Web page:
Sep 12th - Sep 14th 2018
The Ritz-Carlton, Pentagon City
Arlington, VA

Technology tries to do something that has never been done before, which is often a matter of doing more with more. To create a market opportunity—and to save the planet—things have to be made simpler, easier, or more affordable. Businesses therefore need to raise the question of whether or not some new thing that can be done, ought to be done, which often comes down to whether we can now do more with less. We’ll look at efficiencies of all kinds, whether it’s creating or using power and energy better; better materials; or better communication, logistics, and markets


Smart infrastructures. Measurement and control. Advanced manufacturing. Technology-driven sustainability. The plummeting cost of solar energy. Wind energy. New materials. Physical resiliency. Prevention. Third-world solutions to first-world problems. Earth systems engineering. Batteries and fuel cells. Carbon capture: fact vs fiction. Efficient space travel. Smart buildings, homes, cities, farms. Urban hydroponics. The sensor economy. Health care.



Pete Warden, Staff Research Engineer, Google
AI on IoT: The Future of Machine Learning is Tiny

Amitabh Chandra, Harvard Kennedy School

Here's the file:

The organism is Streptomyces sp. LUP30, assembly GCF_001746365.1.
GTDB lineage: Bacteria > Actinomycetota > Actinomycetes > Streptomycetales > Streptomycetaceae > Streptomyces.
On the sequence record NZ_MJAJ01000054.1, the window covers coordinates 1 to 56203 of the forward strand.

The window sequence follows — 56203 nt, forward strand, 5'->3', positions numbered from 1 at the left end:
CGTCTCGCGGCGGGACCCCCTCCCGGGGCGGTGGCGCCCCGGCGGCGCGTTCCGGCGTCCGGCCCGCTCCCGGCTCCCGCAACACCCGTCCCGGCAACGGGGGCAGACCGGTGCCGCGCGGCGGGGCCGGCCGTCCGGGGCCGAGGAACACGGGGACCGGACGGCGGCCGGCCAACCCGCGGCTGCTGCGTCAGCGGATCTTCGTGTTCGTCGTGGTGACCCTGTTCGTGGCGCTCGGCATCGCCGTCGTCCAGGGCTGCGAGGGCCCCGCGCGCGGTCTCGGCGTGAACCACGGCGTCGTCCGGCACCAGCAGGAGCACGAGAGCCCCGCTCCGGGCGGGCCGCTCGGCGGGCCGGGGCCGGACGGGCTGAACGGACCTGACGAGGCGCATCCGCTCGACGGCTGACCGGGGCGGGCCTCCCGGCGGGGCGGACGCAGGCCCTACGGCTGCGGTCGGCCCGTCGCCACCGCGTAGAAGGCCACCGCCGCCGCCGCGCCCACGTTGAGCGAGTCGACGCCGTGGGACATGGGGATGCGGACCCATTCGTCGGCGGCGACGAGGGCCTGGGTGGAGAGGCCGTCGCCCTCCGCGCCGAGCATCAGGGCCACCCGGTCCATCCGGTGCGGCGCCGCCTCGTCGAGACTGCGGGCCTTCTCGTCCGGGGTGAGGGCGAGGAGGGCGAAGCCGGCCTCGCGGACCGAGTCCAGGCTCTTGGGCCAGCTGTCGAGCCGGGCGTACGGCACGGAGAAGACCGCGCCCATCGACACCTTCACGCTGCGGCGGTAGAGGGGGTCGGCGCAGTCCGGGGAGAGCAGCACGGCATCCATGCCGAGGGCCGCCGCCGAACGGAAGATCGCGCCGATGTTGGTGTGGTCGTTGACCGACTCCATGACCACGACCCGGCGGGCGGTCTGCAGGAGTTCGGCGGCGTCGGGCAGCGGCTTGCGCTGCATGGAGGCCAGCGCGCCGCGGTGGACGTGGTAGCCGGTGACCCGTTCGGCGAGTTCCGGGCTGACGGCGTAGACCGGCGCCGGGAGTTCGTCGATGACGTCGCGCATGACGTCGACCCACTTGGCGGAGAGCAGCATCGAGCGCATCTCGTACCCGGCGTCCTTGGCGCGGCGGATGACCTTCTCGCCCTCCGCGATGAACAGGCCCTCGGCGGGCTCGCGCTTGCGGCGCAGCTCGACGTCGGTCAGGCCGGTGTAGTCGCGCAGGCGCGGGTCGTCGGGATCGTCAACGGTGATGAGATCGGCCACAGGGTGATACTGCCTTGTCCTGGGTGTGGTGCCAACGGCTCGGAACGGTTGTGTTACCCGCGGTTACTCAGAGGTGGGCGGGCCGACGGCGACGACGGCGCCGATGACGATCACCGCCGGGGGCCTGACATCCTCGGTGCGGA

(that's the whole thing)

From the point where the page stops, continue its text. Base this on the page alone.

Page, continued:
Cost Effective Healthcare

Bruce Schneier, Chief Technology Officer, IBM Resilient
Click Here to Kill Everybody

Tian Li, Postdoctoral Researcher, Department of Materials Science and Engineering, and Member, Energy Research Center, University of Maryland 
Making Wood Stronger Than Steel or Clear Like Glass

Dan Work, Associate Professor of Civil and Environmental Engineering, Vanderbilt University
Controlling Traffic with a Small Number of Autonomous Cars

Lotfi Belkhir, McMaster University 
The Impact of ICT on the Global Carbon Footprint

Gen. Michael V. Hayden (Ret.), Chertoff Group and George Mason University School of Public Policy
The Assault on Intelligence

Armando Solar-Lezama, MIT
Computer-Aided Programming

Michael McAlpine, University of Minnesota 
3-D Printing to Bridge the Biological–Electronic Gap

Canan Dagdeviren, MIT
Harvesting the Body’s Energy via Piezoelectric Systems Inside the Body

Chris Eliasmith and Peter Suma, Applied Brain Research
Tools For Extending Moore’s Law With Neuromorphic Computing

Maggie R. Jones, U.S. Census
Upward Mobility, Race, and Economic Opportunity

Stephen Wicker, Cornell University
Life in the Panopticon: What Amazon Knows, Just from Our Kindles

Daniel Kahn Gillmor, ACLU
Life in the Panopticon I: Fixing the Facebook Privacy Problem